I delivered the big kid to camp alone this year, as my husband stayed in the Wisconsin Dells with our younger son for day two of his baseball tournament.  I think going solo made drop-off easier for me this year.  I was responsible for getting all of the things he needed packed and ready and in the car, I had to get up at the crack of dawn and get all Google Mapped out to ensure an on time arrival, and I welcomed the busy-ness.  There’s much less time to wallow in contemplation when one is occupied with purpose.

Just having been there at Camp Wonderland before made the process less scary, more familiar this year too.  There was a moment of confusion, but just a blip at that, as the camp director called down for my kid’s counselor.  “Don’t leave this room until you talk to me again, OK?” Sarah asked, and who was I to wander?  I’m very good at following directions.  Minutes later–nothing but a typo causing the blip–my son was introduced to his counselor who happened to be wearing a YouTube tee shirt.  Bonding start to finish before we even got back to the car to unload!  Back up to Willow Cabin we drove for 2017’s best week of the year, where we unloaded in under 45 seconds thanks to a local chapter of a HOG (Harley Owner’s Group), ready to shuffle the kids’ belongings into the kids’ cabins.


As a mom, you kinda want this to drag out a little.  You kinda want time to linger, to check out the cabin, make face-name connections, learn who your kid will be tossing and turning with over the next five nights.  Instead, you keep your sunglasses on, aver in a surprisingly stable tone of voice well, it’s time, and demand that he bring it in for a hug.  In something of another surprise, your kid obliges with the hug and seems to mean it!   You turn, straighten your shoulders, exhale a too-long sigh, and resume a right-left-right-left cadence.  You only cry a little bit, and you turn around just once to catch that one last glimpse out of the corner of your eye, but you’re already too late.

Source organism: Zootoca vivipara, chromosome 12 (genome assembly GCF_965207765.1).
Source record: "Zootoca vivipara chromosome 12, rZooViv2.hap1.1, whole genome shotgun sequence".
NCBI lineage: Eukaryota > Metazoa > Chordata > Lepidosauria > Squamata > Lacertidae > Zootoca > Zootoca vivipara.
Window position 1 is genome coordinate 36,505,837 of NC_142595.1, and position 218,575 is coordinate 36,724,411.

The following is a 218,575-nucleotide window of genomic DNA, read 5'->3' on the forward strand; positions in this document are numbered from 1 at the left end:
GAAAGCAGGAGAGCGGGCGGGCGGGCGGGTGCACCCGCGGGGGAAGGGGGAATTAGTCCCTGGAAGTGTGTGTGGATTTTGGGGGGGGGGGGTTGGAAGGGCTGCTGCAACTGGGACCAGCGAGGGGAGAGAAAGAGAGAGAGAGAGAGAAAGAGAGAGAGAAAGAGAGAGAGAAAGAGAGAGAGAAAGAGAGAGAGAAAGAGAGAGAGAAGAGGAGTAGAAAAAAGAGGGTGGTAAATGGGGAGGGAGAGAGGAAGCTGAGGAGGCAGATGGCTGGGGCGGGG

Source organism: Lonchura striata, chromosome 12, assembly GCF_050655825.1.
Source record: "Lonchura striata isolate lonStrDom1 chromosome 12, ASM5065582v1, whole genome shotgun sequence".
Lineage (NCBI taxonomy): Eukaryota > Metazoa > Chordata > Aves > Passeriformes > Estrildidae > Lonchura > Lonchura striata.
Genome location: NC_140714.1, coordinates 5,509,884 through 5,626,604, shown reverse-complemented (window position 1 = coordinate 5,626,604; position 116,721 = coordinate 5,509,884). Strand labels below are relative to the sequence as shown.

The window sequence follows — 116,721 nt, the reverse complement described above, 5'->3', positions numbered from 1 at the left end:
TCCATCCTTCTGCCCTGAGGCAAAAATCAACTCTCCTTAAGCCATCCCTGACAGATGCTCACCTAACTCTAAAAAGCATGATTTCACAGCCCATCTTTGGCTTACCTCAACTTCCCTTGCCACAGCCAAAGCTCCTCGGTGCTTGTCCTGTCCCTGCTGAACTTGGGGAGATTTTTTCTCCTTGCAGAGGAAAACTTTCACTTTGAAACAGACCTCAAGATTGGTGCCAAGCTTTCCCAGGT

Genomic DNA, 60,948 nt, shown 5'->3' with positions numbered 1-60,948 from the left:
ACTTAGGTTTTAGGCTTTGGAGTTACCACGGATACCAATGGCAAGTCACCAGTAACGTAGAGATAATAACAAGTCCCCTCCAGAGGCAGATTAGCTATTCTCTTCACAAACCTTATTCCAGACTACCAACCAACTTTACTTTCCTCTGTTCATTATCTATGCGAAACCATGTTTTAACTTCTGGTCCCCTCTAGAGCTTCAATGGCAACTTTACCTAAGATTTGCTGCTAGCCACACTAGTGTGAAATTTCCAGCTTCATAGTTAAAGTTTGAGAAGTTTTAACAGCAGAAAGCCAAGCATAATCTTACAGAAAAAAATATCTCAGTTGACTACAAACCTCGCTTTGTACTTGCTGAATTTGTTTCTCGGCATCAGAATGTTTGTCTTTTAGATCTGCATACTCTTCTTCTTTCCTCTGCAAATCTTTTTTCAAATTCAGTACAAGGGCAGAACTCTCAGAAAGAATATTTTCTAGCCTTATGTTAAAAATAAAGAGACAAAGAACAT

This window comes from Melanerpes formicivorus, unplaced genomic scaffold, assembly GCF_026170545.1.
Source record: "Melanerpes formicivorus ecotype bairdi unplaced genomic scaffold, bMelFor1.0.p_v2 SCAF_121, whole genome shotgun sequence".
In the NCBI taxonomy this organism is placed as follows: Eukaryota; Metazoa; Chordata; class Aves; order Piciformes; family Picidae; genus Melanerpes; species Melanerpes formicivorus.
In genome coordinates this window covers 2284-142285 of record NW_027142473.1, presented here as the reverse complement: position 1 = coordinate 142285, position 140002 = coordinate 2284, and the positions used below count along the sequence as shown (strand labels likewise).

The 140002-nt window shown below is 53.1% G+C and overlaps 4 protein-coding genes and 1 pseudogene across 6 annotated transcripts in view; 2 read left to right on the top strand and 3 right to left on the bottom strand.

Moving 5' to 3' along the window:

But you’re OK.

And so is he.

He is better than OK, and you’re grateful in every conceivable way.  You’re also grateful in one especially weird way–you miss him less than you believe you should because you know, you KNOW!, he is where is meant to be.  He is home.  He’s home with the only other group of people who knows what and how he feels.  You miss him less than you should because part of you doesn’t want him to have to come to your home, his real-world home; you want that camp never to end for him.

The closing photo montage this year featured an acoustic version of the song Safe and Sound by Capital Cities.  How these people don’t cry their way through this presentation is nothing short of miraculous to me–I misted up immediately at that underlying message: camp is where our kids are safe and sound; that theme was not lost on me.  They are.  In closing, Sarah thanked families for trusting her, the counselors, and the medical staff.  That she could only imagine how terrifying that could be–to leave your child and trust that he or she will be OK.  Not me.  Never terrified.

Photo swiped from the MDA Southern Wisconsin Facebook page

Thank you for sending my kid to camp, my friends.  Thank you for hanging in with me every step of the way.  I lack the depth and breadth of vocabulary to express just how much you mean to me.  You will just have to trust me.

What Are You Good At?

Obviously I’m quite talented with the grammar, ending a sentence with a preposition in the title here and all.  *and a stunned hush falls over the crowd*  Despite this particular gaffe, somebody thought enough of me to purchase this card with a beautiful message of thanks inscribed within, and a fab swag bag to thank me for being her mentor this year.